At the start of the school closures in 2020, we created a blog looking at Academic Learning Loss – predicted and historical.
Here we saw that over a period of time away from school academic learning does stop – teachers will need to re-learn where pupils are and work with them.
It is no surprise that pupils will have forgotten learning done before lockdown without the built-in reminders that school teaching brings. Further research through this year has confirmed this.
However, commentators do not expect that this regression will permanently hold students back, or that it will take years for them to recover. Research shows that when you have learnt something and forgotten it, you can relearn it in less time than it took the first time.
This is what we need to encourage and build into our teaching.
As Daisy Christodoulou states in one of the research papers..
“We think that ‘learning decay’ might be a better term for what’s happening here than learning loss.”No more Marking: Baseline Secondary Writing exemplars, 2020–21
It is this “learning decay” that we are now working to challenge and defeat.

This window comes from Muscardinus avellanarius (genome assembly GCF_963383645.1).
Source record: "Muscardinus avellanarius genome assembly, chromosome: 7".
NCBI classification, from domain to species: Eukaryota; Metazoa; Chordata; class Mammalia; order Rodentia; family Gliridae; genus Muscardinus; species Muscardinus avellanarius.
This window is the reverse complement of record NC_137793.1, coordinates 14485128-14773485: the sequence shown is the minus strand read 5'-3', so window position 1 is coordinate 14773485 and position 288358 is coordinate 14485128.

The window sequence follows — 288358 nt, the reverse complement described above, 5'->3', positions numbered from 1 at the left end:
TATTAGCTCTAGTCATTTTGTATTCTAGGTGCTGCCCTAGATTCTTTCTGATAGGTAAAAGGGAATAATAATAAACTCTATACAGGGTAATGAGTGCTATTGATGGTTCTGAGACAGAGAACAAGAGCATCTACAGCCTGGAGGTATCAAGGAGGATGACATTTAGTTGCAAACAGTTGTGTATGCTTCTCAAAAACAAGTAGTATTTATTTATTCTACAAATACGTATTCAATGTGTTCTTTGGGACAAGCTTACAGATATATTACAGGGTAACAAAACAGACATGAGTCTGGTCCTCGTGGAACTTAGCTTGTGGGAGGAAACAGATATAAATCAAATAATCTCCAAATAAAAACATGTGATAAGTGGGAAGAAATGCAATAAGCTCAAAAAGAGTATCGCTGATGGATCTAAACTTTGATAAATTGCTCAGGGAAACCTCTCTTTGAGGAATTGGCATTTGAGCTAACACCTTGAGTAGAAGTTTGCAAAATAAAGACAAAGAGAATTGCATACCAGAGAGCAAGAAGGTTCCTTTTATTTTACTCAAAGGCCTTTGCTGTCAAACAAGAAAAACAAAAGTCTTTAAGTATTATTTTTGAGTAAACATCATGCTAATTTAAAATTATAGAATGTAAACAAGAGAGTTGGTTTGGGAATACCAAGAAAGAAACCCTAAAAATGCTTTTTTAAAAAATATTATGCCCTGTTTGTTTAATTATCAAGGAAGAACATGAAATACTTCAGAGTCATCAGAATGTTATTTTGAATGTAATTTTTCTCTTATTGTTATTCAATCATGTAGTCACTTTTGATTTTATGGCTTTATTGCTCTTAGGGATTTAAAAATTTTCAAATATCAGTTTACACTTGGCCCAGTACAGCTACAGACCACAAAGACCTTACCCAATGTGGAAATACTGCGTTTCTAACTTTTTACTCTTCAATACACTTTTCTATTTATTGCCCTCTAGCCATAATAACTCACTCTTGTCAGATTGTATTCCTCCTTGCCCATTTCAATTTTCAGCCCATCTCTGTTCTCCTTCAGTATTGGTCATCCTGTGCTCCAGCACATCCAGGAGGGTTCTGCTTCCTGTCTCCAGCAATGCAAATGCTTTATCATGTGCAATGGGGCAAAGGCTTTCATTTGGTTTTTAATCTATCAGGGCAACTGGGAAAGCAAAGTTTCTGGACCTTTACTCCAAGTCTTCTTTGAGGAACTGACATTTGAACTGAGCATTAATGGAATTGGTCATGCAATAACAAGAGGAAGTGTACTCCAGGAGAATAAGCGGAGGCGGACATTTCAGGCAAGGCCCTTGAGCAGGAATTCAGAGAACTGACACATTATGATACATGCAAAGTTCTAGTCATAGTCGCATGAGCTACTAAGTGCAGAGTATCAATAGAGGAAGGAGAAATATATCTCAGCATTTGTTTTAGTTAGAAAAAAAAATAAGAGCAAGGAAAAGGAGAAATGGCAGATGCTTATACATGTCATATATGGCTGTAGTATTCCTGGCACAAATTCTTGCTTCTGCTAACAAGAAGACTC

But did all learning stop?
As humans, we never stop learning.
We discover something new every day.
It is one of the joys of a new adventure, a new fact, a new discovery.
Learning is the process of acquiring new understanding, knowledge, behaviours, skills, values, attitudes, and preferences. Some learning is immediate, induced by a single event, but much skill and knowledge accumulate from repeated experiences.https://en.wikipedia.org/wiki/Learning
Academic Learning may have slowed but learning never stops.
Pupils will arrive back changed having learned so much over the past 12 months.
Some children will have thrived in a new family bubble – building new self-esteem and new found abilities supporting others and working in different ways. They may have learned an inner confidence that they didn’t know existed, away from the pressures of school life.
However others will have found it a challenge. They may have learned a deeper understanding of what it means to live in poverty, or encountered this for the first time.